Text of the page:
It is important to note that opposites can and do attract, so don’t rush to judgment about a candidate’s culture fit right away. It’s always a good idea to bring a few different stakeholders into culture conversations so that no one person’s biases or opinions dictate the decision on a candidate’s potential fit.
These types of questions do more than just uncover candidate personality traits and indicate possible fits — they build trust. Throughout these conversations, you are getting to know candidates on a personal level. This builds a bond of trust, which is crucial to keeping the recruiter-candidate relationship warm for the long term.
A version of this article originally appeared on the IQTalent Partners blog.
Chris Murdock is cofounder and senior partner of IQTalent Partners.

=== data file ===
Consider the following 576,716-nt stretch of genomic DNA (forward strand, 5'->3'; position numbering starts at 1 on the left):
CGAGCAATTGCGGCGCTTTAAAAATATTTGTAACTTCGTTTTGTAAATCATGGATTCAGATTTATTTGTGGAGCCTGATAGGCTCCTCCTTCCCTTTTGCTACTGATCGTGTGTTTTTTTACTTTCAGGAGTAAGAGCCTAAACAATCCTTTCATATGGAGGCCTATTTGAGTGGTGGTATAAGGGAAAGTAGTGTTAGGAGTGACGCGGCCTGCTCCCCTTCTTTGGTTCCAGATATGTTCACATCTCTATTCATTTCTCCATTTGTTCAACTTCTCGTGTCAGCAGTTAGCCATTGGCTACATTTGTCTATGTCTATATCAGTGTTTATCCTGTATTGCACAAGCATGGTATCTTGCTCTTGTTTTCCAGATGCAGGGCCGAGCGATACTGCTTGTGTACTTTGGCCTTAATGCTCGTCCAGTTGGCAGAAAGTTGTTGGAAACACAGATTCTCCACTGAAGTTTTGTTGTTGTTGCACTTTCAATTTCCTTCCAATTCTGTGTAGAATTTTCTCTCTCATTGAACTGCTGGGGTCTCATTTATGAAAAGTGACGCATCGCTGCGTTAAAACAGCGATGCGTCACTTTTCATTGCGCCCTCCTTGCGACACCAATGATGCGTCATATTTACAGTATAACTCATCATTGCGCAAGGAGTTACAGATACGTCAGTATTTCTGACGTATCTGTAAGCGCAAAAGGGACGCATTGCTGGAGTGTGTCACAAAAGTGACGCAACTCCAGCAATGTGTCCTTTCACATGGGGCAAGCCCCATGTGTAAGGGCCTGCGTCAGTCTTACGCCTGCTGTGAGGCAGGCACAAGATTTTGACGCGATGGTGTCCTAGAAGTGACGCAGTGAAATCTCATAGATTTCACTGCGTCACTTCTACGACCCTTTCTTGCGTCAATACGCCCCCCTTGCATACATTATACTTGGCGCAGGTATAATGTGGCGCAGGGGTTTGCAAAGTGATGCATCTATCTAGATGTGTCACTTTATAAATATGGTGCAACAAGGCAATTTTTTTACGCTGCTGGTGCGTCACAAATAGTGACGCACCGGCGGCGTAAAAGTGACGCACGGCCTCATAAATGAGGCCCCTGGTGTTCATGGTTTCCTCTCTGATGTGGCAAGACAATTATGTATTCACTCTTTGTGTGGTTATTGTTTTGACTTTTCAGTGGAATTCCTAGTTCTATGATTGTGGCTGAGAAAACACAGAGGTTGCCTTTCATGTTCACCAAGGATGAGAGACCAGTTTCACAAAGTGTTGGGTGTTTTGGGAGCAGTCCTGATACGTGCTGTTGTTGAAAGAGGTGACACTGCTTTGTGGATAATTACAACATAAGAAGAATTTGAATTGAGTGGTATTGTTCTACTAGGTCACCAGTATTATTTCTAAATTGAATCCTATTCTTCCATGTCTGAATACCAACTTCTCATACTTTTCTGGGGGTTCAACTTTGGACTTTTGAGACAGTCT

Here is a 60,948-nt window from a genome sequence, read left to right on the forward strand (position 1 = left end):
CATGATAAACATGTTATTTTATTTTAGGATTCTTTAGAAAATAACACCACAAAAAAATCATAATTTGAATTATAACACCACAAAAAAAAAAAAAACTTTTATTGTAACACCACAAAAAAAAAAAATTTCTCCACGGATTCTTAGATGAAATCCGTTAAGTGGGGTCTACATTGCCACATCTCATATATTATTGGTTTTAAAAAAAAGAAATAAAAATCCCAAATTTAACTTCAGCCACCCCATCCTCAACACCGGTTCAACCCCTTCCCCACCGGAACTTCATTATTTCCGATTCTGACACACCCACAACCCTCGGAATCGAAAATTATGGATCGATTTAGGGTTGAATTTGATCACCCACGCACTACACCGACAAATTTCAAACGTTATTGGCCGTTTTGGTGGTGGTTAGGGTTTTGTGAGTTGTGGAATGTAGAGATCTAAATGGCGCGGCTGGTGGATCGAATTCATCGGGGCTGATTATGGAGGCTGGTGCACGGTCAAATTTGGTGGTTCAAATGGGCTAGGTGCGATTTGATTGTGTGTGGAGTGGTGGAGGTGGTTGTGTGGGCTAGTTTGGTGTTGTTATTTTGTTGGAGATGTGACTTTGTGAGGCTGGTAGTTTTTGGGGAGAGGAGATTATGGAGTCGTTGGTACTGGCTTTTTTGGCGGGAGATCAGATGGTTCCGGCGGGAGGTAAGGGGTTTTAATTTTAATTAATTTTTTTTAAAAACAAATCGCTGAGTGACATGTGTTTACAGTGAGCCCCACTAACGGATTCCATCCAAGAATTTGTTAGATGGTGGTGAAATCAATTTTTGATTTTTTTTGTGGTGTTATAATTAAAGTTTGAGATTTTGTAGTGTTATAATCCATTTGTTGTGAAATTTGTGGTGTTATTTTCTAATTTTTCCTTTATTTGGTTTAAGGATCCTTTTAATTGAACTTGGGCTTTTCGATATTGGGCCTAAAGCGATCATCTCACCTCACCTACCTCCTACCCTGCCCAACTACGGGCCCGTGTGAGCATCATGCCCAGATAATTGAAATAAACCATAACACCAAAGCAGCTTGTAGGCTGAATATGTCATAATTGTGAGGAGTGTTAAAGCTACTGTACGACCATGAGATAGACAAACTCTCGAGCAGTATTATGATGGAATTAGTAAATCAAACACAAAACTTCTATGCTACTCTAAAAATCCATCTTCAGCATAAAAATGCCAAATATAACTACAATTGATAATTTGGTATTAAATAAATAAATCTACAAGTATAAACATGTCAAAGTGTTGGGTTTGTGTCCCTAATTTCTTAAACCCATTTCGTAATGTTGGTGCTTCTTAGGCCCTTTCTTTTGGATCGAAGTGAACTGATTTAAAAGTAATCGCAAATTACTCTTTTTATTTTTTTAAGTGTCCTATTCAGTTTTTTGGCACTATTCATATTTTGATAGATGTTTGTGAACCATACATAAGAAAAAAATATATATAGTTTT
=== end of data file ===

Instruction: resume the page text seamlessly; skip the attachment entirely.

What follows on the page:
Chris Murdock is the cofounder and senior partner of IQTalent Partners. Chris has more than 12 years of executive recruiting experience and leads search execution and client relationships while supporting searches across the firm. Prior to founding IQTalent Partners, Chris was a sourcer with Yahoo!’s internal executive recruiting team in the corporate offices in Sunnyvale, California. Previous to Yahoo!, Chris was an associate in the Menlo Park, California, office of Heidrick & Struggles, where he recruited for software, hardware, professional services, and semiconductor clients. Before Heidrick & Struggles, Chris worked in the retail practice of TMP Worldwide in Atlanta, Georgia. While with TMP Worldwide, he worked on CEO, general merchandise manager, and various VP- and buyer-level searches. Chris earned a bachelor’s degree from Vanderbilt University.